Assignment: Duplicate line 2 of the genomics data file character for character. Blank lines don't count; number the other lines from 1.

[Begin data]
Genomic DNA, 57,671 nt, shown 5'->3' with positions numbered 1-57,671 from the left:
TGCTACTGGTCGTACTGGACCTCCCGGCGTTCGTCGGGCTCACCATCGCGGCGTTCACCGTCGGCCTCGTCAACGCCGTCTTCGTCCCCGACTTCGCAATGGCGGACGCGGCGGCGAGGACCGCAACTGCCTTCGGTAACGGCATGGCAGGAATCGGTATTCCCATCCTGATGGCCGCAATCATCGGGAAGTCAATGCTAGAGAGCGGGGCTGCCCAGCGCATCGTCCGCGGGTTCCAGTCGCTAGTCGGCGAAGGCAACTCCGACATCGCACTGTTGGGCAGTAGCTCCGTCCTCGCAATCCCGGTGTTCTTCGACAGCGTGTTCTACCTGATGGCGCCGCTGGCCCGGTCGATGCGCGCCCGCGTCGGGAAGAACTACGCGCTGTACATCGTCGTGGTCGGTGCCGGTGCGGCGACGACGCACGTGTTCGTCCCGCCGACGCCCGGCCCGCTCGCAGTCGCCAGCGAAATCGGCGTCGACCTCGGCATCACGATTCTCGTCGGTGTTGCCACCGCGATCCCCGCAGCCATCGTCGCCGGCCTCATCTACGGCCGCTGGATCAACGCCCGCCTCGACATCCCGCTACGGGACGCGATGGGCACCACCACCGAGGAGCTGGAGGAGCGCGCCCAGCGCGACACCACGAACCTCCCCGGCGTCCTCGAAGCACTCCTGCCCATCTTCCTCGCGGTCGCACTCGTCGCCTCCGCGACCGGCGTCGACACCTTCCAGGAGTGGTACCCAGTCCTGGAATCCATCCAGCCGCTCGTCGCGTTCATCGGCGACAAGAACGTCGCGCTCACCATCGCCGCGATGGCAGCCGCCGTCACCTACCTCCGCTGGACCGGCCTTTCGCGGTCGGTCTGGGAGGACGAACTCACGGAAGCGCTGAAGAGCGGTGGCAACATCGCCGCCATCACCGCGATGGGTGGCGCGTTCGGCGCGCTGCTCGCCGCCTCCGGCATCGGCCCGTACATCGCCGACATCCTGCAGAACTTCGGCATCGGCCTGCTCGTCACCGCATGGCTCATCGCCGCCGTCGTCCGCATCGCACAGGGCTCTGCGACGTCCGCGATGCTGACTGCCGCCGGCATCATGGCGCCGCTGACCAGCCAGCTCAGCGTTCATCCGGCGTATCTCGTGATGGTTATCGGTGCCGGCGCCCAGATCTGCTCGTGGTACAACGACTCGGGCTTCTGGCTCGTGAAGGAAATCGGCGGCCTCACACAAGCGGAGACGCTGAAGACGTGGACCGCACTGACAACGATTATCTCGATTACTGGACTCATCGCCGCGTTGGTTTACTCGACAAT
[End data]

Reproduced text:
TGCTACTGGTCGTACTGGACCTCCCGGCGTTCGTCGGGCTCACCATCGCGGCGTTCACCGTCGGCCTCGTCAACGCCGTCTTCGTCCCCGACTTCGCAATGGCGGACGCGGCGGCGAGGACCGCAACTGCCTTCGGTAACGGCATGGCAGGAATCGGTATTCCCATCCTGATGGCCGCAATCATCGGGAAGTCAATGCTAGAGAGCGGGGCTGCCCAGCGCATCGTCCGCGGGTTCCAGTCGCTAGTCGGCGAAGGCAACTCCGACATCGCACTGTTGGGCAGTAGCTCCGTCCTCGCAATCCCGGTGTTCTTCGACAGCGTGTTCTACCTGATGGCGCCGCTGGCCCGGTCGATGCGCGCCCGCGTCGGGAAGAACTACGCGCTGTACATCGTCGTGGTCGGTGCCGGTGCGGCGACGACGCACGTGTTCGTCCCGCCGACGCCCGGCCCGCTCGCAGTCGCCAGCGAAATCGGCGTCGACCTCGGCATCACGATTCTCGTCGGTGTTGCCACCGCGATCCCCGCAGCCATCGTCGCCGGCCTCATCTACGGCCGCTGGATCAACGCCCGCCTCGACATCCCGCTACGGGACGCGATGGGCACCACCACCGAGGAGCTGGAGGAGCGCGCCCAGCGCGACACCACGAACCTCCCCGGCGTCCTCGAAGCACTCCTGCCCATCTTCCTCGCGGTCGCACTCGTCGCCTCCGCGACCGGCGTCGACACCTTCCAGGAGTGGTACCCAGTCCTGGAATCCATCCAGCCGCTCGTCGCGTTCATCGGCGACAAGAACGTCGCGCTCACCATCGCCGCGATGGCAGCCGCCGTCACCTACCTCCGCTGGACCGGCCTTTCGCGGTCGGTCTGGGAGGACGAACTCACGGAAGCGCTGAAGAGCGGTGGCAACATCGCCGCCATCACCGCGATGGGTGGCGCGTTCGGCGCGCTGCTCGCCGCCTCCGGCATCGGCCCGTACATCGCCGACATCCTGCAGAACTTCGGCATCGGCCTGCTCGTCACCGCATGGCTCATCGCCGCCGTCGTCCGCATCGCACAGGGCTCTGCGACGTCCGCGATGCTGACTGCCGCCGGCATCATGGCGCCGCTGACCAGCCAGCTCAGCGTTCATCCGGCGTATCTCGTGATGGTTATCGGTGCCGGCGCCCAGATCTGCTCGTGGTACAACGACTCGGGCTTCTGGCTCGTGAAGGAAATCGGCGGCCTCACACAAGCGGAGACGCTGAAGACGTGGACCGCACTGACAACGATTATCTCGATTACTGGACTCATCGCCGCGTTGGTTTACTCGACAAT